National Committee Volunteer Talks Seniors’ Issues at the Democratic Convention
Modern-day political conventions have always been more about the show than substance. But when you look at the speakers’ chosen and the messages delivered you can at least get a good idea about each party’s core values. That’s why we were especially glad to see the Democrats extend an invitation to West Palm Beach senior and National Committee volunteer, Carol Berman, to address convention delegates last night.
Carol’s story is one that resonates for many American seniors who have worked hard and saved for their retirement years and are anything but the “greedy geezers” portrayed by many conservatives so eager to slash already modest Social Security and Medicare benefits. Carol took to the podium last night and eloquently described how important preserving these programs are to millions of American families just like hers.
I’m so proud to be at the Democratic National Convention from Florida. I’m one of the seniors who retired to this piece of heaven on earth and I’m as happy as a clam. It’s not just the sunshine…it’s Obamacare.
I’m getting preventive care for free and my prescription drugs for less. It’s pretty great.But the Romney-Ryan plan has me terrified…not just for me but for my three daughters who are in their 50’s.
If Mitt Romney gets into office, the Medicare that they’ve earned will turn into Vouchercare. Seniors will get a voucher to purchase health insurance …but the voucher won’t keep up with the costs, which could push people into private insurance plans. And even though many seniors are on fixed incomes, it could add up to $6400 more a year in out-of-pocket costs. And on top of that, he’s promised to repeal Obamacare on day one.
Thousands of dollars might be pocket change to Mitt Romney – but that’s a lot of money in my family…it’s birthday presents for my grandkids and a flight to visit them. Republicans are trying to end Medicare as we know it but we’re not going to let them.
We have worked for our Medicare; we have paid for our Medicare; and we have earned our Medicare. I’m proud to have been born the same year that Social Security was. It was the most important law of my lifetime. Medicare was pretty great too. And now we have Obamacare, which preserves the promise of Medicare and a secure retirement.
So like I tell my daughters, let’s vote like our lives depend on it…because they do.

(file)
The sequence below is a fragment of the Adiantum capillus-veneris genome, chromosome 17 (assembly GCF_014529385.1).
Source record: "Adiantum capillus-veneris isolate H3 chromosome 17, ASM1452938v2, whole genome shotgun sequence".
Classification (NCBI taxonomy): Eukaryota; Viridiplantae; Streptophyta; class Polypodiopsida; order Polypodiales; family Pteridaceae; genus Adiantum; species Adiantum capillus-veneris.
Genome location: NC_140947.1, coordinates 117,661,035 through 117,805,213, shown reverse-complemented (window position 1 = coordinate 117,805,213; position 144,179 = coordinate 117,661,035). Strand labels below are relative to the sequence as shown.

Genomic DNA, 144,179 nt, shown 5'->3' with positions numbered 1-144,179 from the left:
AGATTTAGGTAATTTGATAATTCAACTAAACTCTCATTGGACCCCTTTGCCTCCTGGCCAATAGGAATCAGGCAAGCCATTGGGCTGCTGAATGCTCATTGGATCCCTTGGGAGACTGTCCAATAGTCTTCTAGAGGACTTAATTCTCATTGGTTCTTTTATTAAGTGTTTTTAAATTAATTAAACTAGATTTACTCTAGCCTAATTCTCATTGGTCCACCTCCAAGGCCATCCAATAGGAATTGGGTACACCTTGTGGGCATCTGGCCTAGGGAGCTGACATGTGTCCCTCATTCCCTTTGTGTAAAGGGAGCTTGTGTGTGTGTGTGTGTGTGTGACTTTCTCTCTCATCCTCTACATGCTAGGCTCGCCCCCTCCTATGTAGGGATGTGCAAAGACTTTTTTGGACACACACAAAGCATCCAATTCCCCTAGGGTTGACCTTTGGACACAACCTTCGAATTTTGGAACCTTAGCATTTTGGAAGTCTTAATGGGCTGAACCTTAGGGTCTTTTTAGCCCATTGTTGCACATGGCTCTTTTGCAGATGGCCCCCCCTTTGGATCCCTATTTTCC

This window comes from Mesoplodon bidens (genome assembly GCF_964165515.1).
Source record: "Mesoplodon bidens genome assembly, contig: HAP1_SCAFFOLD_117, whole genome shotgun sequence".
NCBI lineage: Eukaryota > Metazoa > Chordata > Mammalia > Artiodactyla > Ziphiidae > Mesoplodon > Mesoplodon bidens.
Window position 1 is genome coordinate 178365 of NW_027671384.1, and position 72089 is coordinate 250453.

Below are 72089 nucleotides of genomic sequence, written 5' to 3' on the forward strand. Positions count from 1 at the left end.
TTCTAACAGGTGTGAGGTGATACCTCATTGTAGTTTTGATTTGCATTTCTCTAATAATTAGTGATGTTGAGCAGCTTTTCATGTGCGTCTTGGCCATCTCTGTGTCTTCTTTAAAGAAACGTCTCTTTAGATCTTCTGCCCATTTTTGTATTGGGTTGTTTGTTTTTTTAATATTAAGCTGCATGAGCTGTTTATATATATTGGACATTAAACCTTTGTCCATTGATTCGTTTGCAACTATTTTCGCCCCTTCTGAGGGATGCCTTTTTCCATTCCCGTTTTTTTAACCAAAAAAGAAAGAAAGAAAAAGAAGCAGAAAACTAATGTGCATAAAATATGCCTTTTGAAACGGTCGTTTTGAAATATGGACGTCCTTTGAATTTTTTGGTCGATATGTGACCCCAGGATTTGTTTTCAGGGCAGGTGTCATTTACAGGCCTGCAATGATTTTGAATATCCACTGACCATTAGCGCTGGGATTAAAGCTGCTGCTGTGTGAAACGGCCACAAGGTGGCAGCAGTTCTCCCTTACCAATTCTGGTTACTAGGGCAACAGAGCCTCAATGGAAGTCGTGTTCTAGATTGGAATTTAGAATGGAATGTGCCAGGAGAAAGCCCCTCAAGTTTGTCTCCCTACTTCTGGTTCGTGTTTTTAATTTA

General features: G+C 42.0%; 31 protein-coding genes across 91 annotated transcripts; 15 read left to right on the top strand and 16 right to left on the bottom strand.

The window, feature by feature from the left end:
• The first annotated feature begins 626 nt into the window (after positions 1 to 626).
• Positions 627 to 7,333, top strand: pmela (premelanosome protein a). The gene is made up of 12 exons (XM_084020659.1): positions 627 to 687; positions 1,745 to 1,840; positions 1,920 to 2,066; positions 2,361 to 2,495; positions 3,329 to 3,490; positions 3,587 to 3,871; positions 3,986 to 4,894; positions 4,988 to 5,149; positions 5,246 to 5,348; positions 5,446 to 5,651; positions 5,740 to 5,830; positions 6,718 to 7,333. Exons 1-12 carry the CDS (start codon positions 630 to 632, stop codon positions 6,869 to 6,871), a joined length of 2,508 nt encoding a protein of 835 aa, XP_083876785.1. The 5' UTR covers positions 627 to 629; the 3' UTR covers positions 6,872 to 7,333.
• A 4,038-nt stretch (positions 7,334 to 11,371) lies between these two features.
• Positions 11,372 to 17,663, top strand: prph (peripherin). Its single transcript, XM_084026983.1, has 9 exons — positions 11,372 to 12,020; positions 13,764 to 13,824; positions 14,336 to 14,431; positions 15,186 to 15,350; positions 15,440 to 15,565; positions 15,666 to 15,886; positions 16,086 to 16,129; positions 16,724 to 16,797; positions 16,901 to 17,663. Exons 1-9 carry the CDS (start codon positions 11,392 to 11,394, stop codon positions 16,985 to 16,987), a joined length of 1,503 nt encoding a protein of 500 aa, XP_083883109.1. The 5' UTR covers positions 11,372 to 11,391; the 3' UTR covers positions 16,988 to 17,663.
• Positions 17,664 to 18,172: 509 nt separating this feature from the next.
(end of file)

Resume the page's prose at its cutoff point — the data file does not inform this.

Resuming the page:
Politically, candidates hope voters will hear something they like at these conventions and provide the party’s presidential ticket the “bounce” needed to create momentum going into the fall.
While the GOP convention provided a small 1% bounce overall, what is worth noting is how different voting blocks reacted. CNN summarizes here:
“The poll indicates Romney may have picked up support among men, but there was no change at all among women, keeping in place a double-digit gender gap. And there’s an interesting movement among age groups. Romney gained a bit among younger voters and among senior citizens, but Obama was the big winner among voters between 50 and 64 years old.‘It’s possible that senior citizens who are already on Medicare have accepted the GOP assurances that their benefits will not be affected, but the group of Americans who are approaching retirement – who will be the first ones affected by the GOP-proposed changes in the Medicare system – are getting worried about what’s in store for them,’ added Holland.
The problem with those cynical GOP “assurances” to seniors that their reform won’t hurt current retirees is that those are simply empty promises. If elected, the Romney/Ryan repeal of healthcare reform will immediately strip benefits from 32 million seniors who have already used the new preventive screenings and benefits through the Affordable Care Act. There’s also $3.1 billion dollars in real savings that seniors have already seen in their prescription drug coverage that will also be taken away. The Part D donut hole will return, private insurers get their massive subsidies back and Medicare will be insolvent by the end of Romney’s first term.